Cyclone Rene battered the main island of Tonga on Monday after earlier sweeping over islands in the north, causing extensive damage.
The Category 3 cyclone damaged houses, knocked out power and flattened banana plantations in the Vava'u group, before hitting the main island of Tongatapu on Monday night.
Wind gusts of up to 230km/h had been forecast for the southern part of the Ha'apai group and Tongatapu.
Maliu Takai, of the National Disaster Committee, said the storm hit about 7.20pm and it was too dangerous to go outside.
Police Commander Chris Kelley says the capital Nuku'alofa was battered by very strong winds and torrential rain for about 50 minutes. Trees have fallen across power lines and buildings have been damaged.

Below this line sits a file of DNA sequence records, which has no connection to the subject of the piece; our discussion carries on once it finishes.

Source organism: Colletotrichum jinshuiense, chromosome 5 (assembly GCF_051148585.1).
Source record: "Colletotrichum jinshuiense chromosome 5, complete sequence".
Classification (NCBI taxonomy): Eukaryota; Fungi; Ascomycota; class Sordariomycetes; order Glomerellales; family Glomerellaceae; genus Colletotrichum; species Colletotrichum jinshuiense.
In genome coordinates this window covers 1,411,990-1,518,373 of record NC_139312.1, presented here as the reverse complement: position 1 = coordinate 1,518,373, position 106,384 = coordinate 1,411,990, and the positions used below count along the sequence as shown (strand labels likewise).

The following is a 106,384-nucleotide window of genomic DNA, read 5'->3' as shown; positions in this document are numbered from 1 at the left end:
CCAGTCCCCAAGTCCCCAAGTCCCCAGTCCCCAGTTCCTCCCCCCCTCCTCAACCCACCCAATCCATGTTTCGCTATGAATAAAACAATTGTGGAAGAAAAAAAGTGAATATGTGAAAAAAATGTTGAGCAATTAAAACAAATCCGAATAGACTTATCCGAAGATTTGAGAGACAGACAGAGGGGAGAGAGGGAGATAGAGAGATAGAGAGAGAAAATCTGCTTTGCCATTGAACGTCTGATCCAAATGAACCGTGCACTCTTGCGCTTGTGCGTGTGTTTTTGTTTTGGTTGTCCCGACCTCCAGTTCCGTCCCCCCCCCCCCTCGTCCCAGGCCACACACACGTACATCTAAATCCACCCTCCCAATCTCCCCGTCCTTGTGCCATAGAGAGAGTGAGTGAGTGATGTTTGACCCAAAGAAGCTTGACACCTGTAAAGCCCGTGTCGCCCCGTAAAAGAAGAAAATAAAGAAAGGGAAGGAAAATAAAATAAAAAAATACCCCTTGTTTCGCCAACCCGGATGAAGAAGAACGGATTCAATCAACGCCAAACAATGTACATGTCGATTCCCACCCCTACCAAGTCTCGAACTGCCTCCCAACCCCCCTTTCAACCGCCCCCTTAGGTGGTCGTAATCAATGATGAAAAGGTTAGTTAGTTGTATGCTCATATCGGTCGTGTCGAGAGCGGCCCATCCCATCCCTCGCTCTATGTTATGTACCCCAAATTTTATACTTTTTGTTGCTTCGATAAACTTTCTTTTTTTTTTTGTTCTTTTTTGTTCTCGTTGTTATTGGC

Shortly after 8pm, Mr Kelley said the storm seemed to be all over and it was eerily calm in the capital.
However, Radio New Zealand International correspondent Mateni Tapueluelu says it appears they were just in the eye of the storm and after a short lull the wind began blowing in the other direction.
Phone lines have gone dead late on Monday night. Evacuation plans are in place and people have boarded up their homes.
A businessman on an island in the Vava'u group says the cyclone has left yachts on rocks, houses without roofs and thousands of banana trees flattened. Henk Gros says there will be no power for days as all the lines are down.
The Fiji Met Service says Cyclone Rene is not expected to move away from Tongatapu until Tuesday morning.
NZ prepared to help
New Zealand Prime Minister John Key says the Government is monitoring the situation in Tonga.
Mr Key says talks were held with the Tongan government, Australia and France on Monday about what response might be needed.
About 300 New Zealanders are believed to be in Tonga.
A New Zealand Air Force Hercules has left on Monday afternoon for the Cook Islands following Cyclone Pat last week.
It is carrying relief supplies including tarpaulins and tents, as well as Defence Force personnel who will help with the clean-up on the island of Aitutaki.